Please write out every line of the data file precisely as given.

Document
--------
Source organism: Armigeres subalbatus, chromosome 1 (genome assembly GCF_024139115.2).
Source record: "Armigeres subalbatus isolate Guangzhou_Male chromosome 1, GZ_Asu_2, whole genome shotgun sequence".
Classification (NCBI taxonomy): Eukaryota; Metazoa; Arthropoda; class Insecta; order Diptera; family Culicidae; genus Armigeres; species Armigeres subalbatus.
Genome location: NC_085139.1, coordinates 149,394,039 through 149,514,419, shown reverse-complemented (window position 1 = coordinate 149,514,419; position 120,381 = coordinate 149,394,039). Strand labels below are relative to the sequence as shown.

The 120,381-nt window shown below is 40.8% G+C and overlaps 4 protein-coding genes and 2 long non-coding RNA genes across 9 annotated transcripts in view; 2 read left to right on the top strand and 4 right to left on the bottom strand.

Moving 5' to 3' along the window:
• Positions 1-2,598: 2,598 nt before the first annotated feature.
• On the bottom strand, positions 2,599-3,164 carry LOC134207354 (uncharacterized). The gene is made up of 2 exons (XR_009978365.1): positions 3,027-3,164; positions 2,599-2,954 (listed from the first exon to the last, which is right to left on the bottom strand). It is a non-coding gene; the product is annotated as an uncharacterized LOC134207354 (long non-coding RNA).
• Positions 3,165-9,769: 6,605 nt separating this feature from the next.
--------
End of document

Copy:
Source organism: Armigeres subalbatus, chromosome 1 (genome assembly GCF_024139115.2).
Source record: "Armigeres subalbatus isolate Guangzhou_Male chromosome 1, GZ_Asu_2, whole genome shotgun sequence".
Classification (NCBI taxonomy): Eukaryota; Metazoa; Arthropoda; class Insecta; order Diptera; family Culicidae; genus Armigeres; species Armigeres subalbatus.
Genome location: NC_085139.1, coordinates 149,394,039 through 149,514,419, shown reverse-complemented (window position 1 = coordinate 149,514,419; position 120,381 = coordinate 149,394,039). Strand labels below are relative to the sequence as shown.

The 120,381-nt window shown below is 40.8% G+C and overlaps 4 protein-coding genes and 2 long non-coding RNA genes across 9 annotated transcripts in view; 2 read left to right on the top strand and 4 right to left on the bottom strand.

Moving 5' to 3' along the window:
• Positions 1-2,598: 2,598 nt before the first annotated feature.
• On the bottom strand, positions 2,599-3,164 carry LOC134207354 (uncharacterized). The gene is made up of 2 exons (XR_009978365.1): positions 3,027-3,164; positions 2,599-2,954 (listed from the first exon to the last, which is right to left on the bottom strand). It is a non-coding gene; the product is annotated as an uncharacterized LOC134207354 (long non-coding RNA).
• Positions 3,165-9,769: 6,605 nt separating this feature from the next.